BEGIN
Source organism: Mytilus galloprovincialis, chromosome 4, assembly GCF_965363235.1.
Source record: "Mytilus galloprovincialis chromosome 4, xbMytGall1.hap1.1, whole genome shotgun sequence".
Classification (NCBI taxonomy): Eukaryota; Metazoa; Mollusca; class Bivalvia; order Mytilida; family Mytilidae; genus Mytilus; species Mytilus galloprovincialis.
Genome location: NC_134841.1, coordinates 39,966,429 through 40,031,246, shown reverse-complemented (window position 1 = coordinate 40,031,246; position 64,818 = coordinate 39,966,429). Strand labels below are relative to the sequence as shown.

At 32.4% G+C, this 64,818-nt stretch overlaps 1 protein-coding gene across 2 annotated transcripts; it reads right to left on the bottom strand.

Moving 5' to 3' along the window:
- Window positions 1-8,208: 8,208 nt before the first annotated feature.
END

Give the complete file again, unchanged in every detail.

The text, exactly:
Source organism: Mytilus galloprovincialis, chromosome 4, assembly GCF_965363235.1.
Source record: "Mytilus galloprovincialis chromosome 4, xbMytGall1.hap1.1, whole genome shotgun sequence".
Classification (NCBI taxonomy): Eukaryota; Metazoa; Mollusca; class Bivalvia; order Mytilida; family Mytilidae; genus Mytilus; species Mytilus galloprovincialis.
Genome location: NC_134841.1, coordinates 39,966,429 through 40,031,246, shown reverse-complemented (window position 1 = coordinate 40,031,246; position 64,818 = coordinate 39,966,429). Strand labels below are relative to the sequence as shown.

At 32.4% G+C, this 64,818-nt stretch overlaps 1 protein-coding gene across 2 annotated transcripts; it reads right to left on the bottom strand.

Moving 5' to 3' along the window:
- Window positions 1-8,208: 8,208 nt before the first annotated feature.